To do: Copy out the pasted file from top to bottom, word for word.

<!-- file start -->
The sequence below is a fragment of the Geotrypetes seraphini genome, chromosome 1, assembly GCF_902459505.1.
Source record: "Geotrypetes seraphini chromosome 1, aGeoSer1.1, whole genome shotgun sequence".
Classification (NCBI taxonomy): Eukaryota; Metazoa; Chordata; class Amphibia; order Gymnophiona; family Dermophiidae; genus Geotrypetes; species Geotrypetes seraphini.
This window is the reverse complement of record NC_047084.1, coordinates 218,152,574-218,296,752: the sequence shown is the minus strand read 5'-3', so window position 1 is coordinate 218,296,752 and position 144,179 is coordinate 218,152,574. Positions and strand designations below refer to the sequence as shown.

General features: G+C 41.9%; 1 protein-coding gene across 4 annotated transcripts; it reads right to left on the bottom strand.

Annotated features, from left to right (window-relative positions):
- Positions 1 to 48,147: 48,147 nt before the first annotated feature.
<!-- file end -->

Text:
The sequence below is a fragment of the Geotrypetes seraphini genome, chromosome 1, assembly GCF_902459505.1.
Source record: "Geotrypetes seraphini chromosome 1, aGeoSer1.1, whole genome shotgun sequence".
Classification (NCBI taxonomy): Eukaryota; Metazoa; Chordata; class Amphibia; order Gymnophiona; family Dermophiidae; genus Geotrypetes; species Geotrypetes seraphini.
This window is the reverse complement of record NC_047084.1, coordinates 218,152,574-218,296,752: the sequence shown is the minus strand read 5'-3', so window position 1 is coordinate 218,296,752 and position 144,179 is coordinate 218,152,574. Positions and strand designations below refer to the sequence as shown.

General features: G+C 41.9%; 1 protein-coding gene across 4 annotated transcripts; it reads right to left on the bottom strand.

Annotated features, from left to right (window-relative positions):
- Positions 1 to 48,147: 48,147 nt before the first annotated feature.